Similarly, it has been shown that English as an Additional Language (EAL) listening AESs can do the same (Ahn & Lee, 2016). When applied to the Common European Reference Framework for Language Learning structure, AESs can also be used in English as a Foreign Language (EFL) instruction (covid-19). It is made possible by integrating online testing with systems for automatic response and grading (Zitouni, 2022). Even yet, the introduction of AESs is likely to be met by educational experts with a degree of guarded optimism at the very least. People have the opinion that automatic evaluation systems (AESs) cannot replace human raters in English as a foreign language (EFL) writing instruction because of factors such as low accuracy (Liu & Kunnan, 2016), a lack of high-quality comments on collocation errors and syntactic use (Gao, 2021), frustrating levels of recognition, and a lack of convenience (Bai & Hu, 2017; Qian et al., 2021). However, other people disagree (McCrocklin, 2019). Additional technical work needs to be done to improve the accuracy of assessments performed by AESs. In addition, teachers need to fully deploy the potential of AESs to increase their effectiveness in a variety of EFL contexts which will help raise teachers' acceptance of AI (Du & Gao, 2022).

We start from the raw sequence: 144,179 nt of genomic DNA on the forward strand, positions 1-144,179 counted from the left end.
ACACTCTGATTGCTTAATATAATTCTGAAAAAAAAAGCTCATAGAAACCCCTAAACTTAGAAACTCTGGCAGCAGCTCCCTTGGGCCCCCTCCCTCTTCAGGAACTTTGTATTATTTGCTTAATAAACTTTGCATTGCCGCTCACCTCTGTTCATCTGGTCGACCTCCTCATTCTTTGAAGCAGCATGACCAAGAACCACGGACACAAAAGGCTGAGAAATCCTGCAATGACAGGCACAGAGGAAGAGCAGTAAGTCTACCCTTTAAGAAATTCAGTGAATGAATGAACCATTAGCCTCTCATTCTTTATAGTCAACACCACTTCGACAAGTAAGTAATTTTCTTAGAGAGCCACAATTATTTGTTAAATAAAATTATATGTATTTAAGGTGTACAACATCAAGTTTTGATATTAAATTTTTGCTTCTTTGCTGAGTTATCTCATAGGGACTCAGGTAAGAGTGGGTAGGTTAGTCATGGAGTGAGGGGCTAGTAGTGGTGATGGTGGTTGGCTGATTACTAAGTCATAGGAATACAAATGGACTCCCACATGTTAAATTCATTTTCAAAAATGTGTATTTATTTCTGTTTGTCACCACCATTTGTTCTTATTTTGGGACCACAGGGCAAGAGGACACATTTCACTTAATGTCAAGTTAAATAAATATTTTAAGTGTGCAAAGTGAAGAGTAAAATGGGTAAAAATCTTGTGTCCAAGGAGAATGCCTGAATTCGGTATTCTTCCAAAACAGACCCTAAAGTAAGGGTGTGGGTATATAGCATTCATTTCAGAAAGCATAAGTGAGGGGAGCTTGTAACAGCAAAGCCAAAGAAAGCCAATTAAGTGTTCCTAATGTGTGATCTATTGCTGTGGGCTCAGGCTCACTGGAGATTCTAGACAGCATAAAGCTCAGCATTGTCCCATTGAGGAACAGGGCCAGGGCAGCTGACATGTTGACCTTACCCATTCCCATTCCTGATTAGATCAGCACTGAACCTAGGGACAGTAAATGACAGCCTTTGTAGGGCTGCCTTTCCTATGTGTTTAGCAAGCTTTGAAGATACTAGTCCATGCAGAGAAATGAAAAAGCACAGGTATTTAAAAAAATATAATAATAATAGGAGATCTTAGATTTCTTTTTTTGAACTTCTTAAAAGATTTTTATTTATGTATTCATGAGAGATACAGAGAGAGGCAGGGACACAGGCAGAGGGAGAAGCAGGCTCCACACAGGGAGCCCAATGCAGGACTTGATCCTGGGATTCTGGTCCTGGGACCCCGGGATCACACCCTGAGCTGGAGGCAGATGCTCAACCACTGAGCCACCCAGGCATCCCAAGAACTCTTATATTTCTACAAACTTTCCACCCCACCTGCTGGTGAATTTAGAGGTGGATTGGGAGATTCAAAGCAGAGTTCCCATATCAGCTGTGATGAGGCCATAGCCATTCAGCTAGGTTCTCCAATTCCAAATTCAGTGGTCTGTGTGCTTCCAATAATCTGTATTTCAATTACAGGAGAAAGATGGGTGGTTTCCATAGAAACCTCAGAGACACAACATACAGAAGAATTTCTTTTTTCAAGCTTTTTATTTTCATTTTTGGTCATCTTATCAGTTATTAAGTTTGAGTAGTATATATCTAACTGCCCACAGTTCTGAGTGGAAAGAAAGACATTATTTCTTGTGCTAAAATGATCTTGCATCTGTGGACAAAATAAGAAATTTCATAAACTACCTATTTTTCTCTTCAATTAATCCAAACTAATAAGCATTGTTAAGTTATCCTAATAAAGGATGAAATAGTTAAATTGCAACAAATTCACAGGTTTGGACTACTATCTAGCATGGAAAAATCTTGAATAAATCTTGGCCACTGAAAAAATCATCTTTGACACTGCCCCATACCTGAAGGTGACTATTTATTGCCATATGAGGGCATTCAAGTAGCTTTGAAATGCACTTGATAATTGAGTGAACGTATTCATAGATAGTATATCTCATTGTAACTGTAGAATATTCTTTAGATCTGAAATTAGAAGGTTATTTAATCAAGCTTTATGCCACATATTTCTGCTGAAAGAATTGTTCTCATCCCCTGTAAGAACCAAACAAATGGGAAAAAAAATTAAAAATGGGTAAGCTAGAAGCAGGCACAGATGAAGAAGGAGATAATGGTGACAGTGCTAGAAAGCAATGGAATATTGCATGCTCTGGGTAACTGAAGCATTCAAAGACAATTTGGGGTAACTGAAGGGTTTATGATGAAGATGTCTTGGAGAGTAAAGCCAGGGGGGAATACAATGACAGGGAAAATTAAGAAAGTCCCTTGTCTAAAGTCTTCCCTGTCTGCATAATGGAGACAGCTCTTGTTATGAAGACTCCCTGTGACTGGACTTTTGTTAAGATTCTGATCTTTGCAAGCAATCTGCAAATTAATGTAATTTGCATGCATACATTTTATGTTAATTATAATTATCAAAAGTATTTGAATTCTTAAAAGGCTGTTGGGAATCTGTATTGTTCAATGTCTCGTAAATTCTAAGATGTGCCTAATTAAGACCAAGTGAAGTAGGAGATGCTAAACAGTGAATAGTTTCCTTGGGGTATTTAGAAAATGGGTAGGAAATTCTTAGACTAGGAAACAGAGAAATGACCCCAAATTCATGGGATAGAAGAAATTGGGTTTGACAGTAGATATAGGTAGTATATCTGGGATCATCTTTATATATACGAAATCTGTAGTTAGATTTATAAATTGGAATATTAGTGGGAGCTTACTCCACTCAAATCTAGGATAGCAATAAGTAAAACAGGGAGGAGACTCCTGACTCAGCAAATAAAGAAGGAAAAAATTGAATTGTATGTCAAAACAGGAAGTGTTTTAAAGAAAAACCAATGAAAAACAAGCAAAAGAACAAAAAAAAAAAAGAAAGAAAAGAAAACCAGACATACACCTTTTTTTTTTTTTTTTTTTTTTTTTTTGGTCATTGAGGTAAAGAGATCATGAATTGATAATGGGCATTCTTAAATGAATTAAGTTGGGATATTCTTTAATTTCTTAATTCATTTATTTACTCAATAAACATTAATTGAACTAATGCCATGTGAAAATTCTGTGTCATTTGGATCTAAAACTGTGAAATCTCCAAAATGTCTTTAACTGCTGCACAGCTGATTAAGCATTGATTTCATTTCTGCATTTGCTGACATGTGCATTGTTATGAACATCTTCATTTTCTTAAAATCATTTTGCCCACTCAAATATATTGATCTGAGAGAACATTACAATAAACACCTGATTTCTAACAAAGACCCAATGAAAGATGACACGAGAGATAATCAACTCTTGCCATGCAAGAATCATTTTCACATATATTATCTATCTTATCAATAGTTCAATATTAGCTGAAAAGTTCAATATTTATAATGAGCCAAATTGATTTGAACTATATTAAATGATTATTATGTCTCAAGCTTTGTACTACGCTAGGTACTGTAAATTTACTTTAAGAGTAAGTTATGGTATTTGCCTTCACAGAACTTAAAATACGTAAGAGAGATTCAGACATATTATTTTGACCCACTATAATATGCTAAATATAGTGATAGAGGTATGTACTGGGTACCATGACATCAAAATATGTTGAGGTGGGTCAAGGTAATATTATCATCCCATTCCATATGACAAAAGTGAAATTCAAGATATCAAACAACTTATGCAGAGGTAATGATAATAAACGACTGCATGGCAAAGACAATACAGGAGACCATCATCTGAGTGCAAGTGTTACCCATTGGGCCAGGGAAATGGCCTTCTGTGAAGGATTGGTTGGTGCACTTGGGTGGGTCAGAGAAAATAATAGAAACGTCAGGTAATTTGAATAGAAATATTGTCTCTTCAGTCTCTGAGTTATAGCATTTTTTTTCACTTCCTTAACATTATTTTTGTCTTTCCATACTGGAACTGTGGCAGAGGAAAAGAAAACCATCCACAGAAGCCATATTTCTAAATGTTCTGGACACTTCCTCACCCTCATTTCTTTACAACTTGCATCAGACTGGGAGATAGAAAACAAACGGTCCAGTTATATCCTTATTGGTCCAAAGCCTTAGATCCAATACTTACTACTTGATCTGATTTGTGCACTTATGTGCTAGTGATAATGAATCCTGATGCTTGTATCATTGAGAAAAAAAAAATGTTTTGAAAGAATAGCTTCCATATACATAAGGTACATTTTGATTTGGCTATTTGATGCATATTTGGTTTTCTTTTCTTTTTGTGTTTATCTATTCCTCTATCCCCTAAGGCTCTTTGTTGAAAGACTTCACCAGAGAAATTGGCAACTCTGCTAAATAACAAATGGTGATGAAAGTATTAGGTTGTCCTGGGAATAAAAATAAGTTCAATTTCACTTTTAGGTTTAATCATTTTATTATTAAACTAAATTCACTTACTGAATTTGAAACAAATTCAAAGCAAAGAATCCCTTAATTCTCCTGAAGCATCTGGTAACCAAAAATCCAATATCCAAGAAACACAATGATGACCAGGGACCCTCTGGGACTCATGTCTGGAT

3. Methodology and Study Population

In this study, a descriptive-analytical research methodology was utilized. An analysis of the data obtained from a questionnaire administered to a sample group of twenty tertiary-level instructors who teach English as a foreign language at the department of English & Translation, College of Science & Arts Ar Rass, Qassim University, Saudi Arabia, was carried out. These instructors are located in Saudi Arabia. As presented in Table 3 in appendix (I), the twelve questions were given to each of the twenty members of the group. This questionnaire functioned as the data-gathering instrument. Every one of the responders, when working in an official setting, teaches English both as their area of expertise and as a second language to students. In order to verify the accuracy of the questionnaire's responses, it was sent out to a total of five experts. As a direct consequence, the questionnaire items were modified in response to the feedback provided by the reviewers. The instrument's purpose was to determine respondents' opinions towards the use of technologies that incorporate artificial intelligence in tertiary-level EFL programs in Saudi Arabia. Each inquiry required a response based on a five-point scale similar to the Likert scale, with response options ranging from Strongly Agree to Strongly Disagree with the statement being posed.